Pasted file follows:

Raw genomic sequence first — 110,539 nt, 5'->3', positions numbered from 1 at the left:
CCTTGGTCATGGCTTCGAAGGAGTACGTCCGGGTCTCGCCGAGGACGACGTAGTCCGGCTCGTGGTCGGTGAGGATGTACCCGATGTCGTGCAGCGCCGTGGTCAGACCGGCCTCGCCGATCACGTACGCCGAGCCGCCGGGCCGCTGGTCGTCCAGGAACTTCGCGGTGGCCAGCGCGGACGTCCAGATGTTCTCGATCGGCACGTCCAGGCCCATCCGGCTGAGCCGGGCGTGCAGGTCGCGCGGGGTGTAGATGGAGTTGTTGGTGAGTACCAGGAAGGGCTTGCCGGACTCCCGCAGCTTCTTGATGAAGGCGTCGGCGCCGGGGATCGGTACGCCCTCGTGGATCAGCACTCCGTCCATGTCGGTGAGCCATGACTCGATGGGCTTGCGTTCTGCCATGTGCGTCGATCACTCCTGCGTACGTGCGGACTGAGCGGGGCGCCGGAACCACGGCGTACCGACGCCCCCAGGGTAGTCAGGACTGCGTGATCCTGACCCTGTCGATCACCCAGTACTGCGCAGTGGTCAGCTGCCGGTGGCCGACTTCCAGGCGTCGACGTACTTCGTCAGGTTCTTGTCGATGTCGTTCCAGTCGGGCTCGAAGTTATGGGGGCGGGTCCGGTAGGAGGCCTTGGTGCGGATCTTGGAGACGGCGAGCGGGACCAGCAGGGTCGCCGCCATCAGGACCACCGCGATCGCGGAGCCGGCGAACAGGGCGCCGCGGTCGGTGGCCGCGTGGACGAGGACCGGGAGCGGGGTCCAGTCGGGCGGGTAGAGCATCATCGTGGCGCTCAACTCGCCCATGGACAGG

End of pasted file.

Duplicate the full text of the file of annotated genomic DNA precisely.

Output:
Raw genomic sequence first — 110,539 nt, 5'->3', positions numbered from 1 at the left:
CCTTGGTCATGGCTTCGAAGGAGTACGTCCGGGTCTCGCCGAGGACGACGTAGTCCGGCTCGTGGTCGGTGAGGATGTACCCGATGTCGTGCAGCGCCGTGGTCAGACCGGCCTCGCCGATCACGTACGCCGAGCCGCCGGGCCGCTGGTCGTCCAGGAACTTCGCGGTGGCCAGCGCGGACGTCCAGATGTTCTCGATCGGCACGTCCAGGCCCATCCGGCTGAGCCGGGCGTGCAGGTCGCGCGGGGTGTAGATGGAGTTGTTGGTGAGTACCAGGAAGGGCTTGCCGGACTCCCGCAGCTTCTTGATGAAGGCGTCGGCGCCGGGGATCGGTACGCCCTCGTGGATCAGCACTCCGTCCATGTCGGTGAGCCATGACTCGATGGGCTTGCGTTCTGCCATGTGCGTCGATCACTCCTGCGTACGTGCGGACTGAGCGGGGCGCCGGAACCACGGCGTACCGACGCCCCCAGGGTAGTCAGGACTGCGTGATCCTGACCCTGTCGATCACCCAGTACTGCGCAGTGGTCAGCTGCCGGTGGCCGACTTCCAGGCGTCGACGTACTTCGTCAGGTTCTTGTCGATGTCGTTCCAGTCGGGCTCGAAGTTATGGGGGCGGGTCCGGTAGGAGGCCTTGGTGCGGATCTTGGAGACGGCGAGCGGGACCAGCAGGGTCGCCGCCATCAGGACCACCGCGATCGCGGAGCCGGCGAACAGGGCGCCGCGGTCGGTGGCCGCGTGGACGAGGACCGGGAGCGGGGTCCAGTCGGGCGGGTAGAGCATCATCGTGGCGCTCAACTCGCCCATGGACAGG